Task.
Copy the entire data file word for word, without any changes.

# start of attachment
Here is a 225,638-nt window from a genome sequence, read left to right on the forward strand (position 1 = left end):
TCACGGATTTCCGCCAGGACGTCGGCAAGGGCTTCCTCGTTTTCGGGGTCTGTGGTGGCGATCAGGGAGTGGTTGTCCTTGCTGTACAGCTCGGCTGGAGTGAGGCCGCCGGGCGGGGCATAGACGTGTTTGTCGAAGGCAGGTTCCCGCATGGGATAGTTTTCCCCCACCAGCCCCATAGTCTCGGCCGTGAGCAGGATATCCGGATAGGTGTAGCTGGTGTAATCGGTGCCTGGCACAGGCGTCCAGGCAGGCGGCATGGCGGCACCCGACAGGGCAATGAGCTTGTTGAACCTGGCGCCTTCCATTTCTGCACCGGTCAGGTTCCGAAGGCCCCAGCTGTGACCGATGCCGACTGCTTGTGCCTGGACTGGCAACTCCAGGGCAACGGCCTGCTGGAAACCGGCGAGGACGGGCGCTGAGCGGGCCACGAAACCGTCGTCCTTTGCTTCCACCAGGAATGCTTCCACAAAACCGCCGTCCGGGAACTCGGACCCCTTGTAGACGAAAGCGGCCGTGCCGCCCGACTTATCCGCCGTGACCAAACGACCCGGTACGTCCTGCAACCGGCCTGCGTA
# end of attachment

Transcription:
Here is a 225,638-nt window from a genome sequence, read left to right on the forward strand (position 1 = left end):
TCACGGATTTCCGCCAGGACGTCGGCAAGGGCTTCCTCGTTTTCGGGGTCTGTGGTGGCGATCAGGGAGTGGTTGTCCTTGCTGTACAGCTCGGCTGGAGTGAGGCCGCCGGGCGGGGCATAGACGTGTTTGTCGAAGGCAGGTTCCCGCATGGGATAGTTTTCCCCCACCAGCCCCATAGTCTCGGCCGTGAGCAGGATATCCGGATAGGTGTAGCTGGTGTAATCGGTGCCTGGCACAGGCGTCCAGGCAGGCGGCATGGCGGCACCCGACAGGGCAATGAGCTTGTTGAACCTGGCGCCTTCCATTTCTGCACCGGTCAGGTTCCGAAGGCCCCAGCTGTGACCGATGCCGACTGCTTGTGCCTGGACTGGCAACTCCAGGGCAACGGCCTGCTGGAAACCGGCGAGGACGGGCGCTGAGCGGGCCACGAAACCGTCGTCCTTTGCTTCCACCAGGAATGCTTCCACAAAACCGCCGTCCGGGAACTCGGACCCCTTGTAGACGAAAGCGGCCGTGCCGCCCGACTTATCCGCCGTGACCAAACGACCCGGTACGTCCTGCAACCGGCCTGCGTA